Shop Essentials: Preparing the Cast, Mixing Plaster, and Pouring the Mold
April 2015 Issue
In my travels around the country speaking to a wide variety of O&P fabrication technicians and fabrication business owners, I've found that some of the most back-to-basics skills are often the most overlooked and underappreciated in training. And yet, in the end, they make all the difference when creating a quality device for the patient. In that spirit, I want to revisit the topics of preparing casts, mixing plaster, and pouring molds, to end up with a functional model for the practitioner to work with.
Preparing the cast: Plaster cast
The inside surface of the plaster cast should be smooth and free of foreign materials. Make sure that any fabric that is inside is attached to the surface and not bridging gaps.
Using an indelible pencil, trace over any pencil marks that are on the inside of the cast so that they are well marked, as they are going to transfer to the outside of the plaster mold when you are done (Figure 1).
The next step is to coat the inside of the cast with a releasing agent to make sure the plaster won't stick to the mold. There are several ways to do so. One is to pour a product called Green Soap into the cast (Figure 2). This product is commonly used in the ceramic industry for mold release. Slosh it around until all inside surfaces of the cast are wet. It is essential to use a separator or releasing agent or the plaster will stick to the cast and will be difficult to remove.
Next, place the cast into a sandbox to catch the spillage in case the plaster overflows or the cast splits open-which will definitely happen to you eventually (Figure 4).
Figure 3. Simple hand tools for plaster
Check the outside surface of the cast to see if the practitioner marked alignment reference lines. If so, place a pipe inside the plaster, matching the same plane as the reference lines. These lines represent the alignment the practitioner wants when it comes time to set up the prosthetic leg. If you pour the cast with the pipe in place, it will make the prosthetist's job of modifying the model easier.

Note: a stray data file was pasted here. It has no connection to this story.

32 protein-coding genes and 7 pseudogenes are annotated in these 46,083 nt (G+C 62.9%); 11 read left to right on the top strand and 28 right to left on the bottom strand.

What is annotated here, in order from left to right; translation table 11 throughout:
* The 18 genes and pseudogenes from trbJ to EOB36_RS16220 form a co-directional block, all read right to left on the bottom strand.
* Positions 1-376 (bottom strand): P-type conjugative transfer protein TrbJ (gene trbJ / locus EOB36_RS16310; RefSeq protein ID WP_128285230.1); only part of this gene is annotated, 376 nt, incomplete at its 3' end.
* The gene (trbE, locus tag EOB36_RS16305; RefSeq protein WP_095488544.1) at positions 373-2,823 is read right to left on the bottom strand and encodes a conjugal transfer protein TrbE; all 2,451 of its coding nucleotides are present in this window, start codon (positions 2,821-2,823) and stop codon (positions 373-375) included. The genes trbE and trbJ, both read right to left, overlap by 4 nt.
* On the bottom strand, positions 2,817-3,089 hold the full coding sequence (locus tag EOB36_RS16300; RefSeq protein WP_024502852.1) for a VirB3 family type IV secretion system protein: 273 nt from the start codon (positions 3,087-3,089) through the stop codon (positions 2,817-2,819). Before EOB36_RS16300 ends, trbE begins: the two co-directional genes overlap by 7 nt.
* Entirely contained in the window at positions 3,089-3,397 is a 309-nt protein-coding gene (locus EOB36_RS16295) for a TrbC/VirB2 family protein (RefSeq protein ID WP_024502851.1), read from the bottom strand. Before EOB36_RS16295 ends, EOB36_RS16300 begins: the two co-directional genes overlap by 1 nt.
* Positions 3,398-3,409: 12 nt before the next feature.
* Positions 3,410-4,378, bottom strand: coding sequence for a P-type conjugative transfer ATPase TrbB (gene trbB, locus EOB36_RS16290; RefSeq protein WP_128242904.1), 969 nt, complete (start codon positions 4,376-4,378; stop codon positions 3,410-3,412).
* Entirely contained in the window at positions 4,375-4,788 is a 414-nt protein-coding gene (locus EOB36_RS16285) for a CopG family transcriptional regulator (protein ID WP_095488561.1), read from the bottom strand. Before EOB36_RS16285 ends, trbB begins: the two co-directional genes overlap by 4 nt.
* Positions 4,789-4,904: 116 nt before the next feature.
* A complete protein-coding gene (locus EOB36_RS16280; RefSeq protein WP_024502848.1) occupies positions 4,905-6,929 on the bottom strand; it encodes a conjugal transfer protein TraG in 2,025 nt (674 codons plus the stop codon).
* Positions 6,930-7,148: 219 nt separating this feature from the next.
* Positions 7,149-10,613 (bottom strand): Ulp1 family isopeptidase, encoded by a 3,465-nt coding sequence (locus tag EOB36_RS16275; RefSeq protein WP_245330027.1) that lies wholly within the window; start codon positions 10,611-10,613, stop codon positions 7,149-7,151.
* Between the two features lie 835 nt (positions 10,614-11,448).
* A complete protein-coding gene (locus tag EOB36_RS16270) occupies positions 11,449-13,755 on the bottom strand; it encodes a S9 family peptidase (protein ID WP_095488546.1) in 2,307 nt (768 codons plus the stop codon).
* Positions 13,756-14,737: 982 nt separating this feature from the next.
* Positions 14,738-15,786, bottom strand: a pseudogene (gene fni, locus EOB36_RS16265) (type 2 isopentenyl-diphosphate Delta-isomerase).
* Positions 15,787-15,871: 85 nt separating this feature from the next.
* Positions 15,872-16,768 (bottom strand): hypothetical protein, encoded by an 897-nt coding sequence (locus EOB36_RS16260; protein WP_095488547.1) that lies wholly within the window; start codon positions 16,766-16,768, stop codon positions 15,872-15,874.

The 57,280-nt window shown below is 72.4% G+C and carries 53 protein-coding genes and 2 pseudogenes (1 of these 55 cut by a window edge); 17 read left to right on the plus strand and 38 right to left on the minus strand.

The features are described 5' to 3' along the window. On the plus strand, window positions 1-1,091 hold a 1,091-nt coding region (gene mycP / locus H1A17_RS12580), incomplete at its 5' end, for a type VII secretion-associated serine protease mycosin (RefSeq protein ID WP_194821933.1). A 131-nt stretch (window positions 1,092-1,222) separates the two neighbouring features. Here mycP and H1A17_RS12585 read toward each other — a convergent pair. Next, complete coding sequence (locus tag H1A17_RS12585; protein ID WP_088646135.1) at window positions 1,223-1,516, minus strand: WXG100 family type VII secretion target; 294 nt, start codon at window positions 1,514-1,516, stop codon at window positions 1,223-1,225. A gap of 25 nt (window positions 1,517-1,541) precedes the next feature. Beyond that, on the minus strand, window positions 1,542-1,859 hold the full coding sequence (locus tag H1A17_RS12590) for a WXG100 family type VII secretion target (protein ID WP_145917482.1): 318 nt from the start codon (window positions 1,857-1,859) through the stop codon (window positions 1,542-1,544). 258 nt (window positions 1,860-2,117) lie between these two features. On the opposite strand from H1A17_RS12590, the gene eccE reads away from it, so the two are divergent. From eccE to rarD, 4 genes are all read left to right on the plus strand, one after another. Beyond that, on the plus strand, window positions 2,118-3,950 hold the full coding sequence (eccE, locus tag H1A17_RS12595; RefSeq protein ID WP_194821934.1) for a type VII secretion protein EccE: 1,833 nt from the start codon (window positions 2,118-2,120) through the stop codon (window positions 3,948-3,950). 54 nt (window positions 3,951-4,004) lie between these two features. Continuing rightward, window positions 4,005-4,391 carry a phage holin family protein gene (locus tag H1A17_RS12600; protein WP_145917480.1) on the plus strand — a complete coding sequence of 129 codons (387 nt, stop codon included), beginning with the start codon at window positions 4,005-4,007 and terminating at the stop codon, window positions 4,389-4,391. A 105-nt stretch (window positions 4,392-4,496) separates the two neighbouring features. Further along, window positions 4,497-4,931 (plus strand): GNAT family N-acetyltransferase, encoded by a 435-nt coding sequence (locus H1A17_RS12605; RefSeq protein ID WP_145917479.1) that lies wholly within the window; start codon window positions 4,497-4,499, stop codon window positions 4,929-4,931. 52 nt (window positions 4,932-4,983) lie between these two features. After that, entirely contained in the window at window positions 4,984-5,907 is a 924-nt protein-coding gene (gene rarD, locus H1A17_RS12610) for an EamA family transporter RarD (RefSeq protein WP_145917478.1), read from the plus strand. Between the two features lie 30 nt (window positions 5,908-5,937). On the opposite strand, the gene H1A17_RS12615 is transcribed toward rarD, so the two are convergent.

To hold the pipe in place, I lay two paint stir sticks on top of one another and tape the ends together (Figure 5). I tape the ends so that I can spread the middle and slide the pipe into the gap. The gap should be tight enough to hold the pipe in place while the plaster sets. Make sure that the pipe does not rest on the bottom of the cast. If it does, and the practitioner has to shorten the cast for a suction liner, the pipe will interfere with the process.
It is also a good idea to use a hammer to flatten the end of the pipe that is going to be inserted into the plaster (Figure 6). This keeps the pipe from rotating after the plaster sets. I use ½-inch galvanized water pipe so it won't rust. Place the pipe and holder on top of your cast, and check your reference marks again (Figure 7).
An existing socket or clear check socket
The only real difference you face now in doing a fiberglass cast rather than a plaster cast is checking to make sure that every hole in the socket is sealed. If you use masking tape to seal the holes, make sure it wraps around the socket several times (Figures 8-10). Plaster has a habit of finding ways to leak out.
You can presplit the socket using a band saw, and then tape up the splits, to make it easier to remove the socket when the plaster hardens. Remember to sand any plastic burrs and remove grit from sanding on the inside or they will cause the plaster model to have a rough surface. If you choose not to presplit the socket, you will have to cut the socket with a cast cutter after the plaster cures.
After everything is sealed, spray the inside with a thin layer of silicone to act as a separator. This will make the socket slide off the hardened plaster.
In a lot of cases, at this point you will pour the plaster with the socket placed in the vertical transfer jig. Make sure that you protect the jig from the plaster. I usually keep a thin coat of silicone on my jig so that if I do spill, it won't stick. Also place a trash can under the jig to catch any spillage; it beats scraping plaster off of the floor.
After you pour the slurry plaster into the socket, gently tap the sides of the socket to bring all of the air bubbles to the surface. This will eliminate air pockets, making future modifications easier for the practitioner. Allow the plaster to harden prior to taking the socket off of the plaster model. If the plaster is too soft, you can distort the true shape.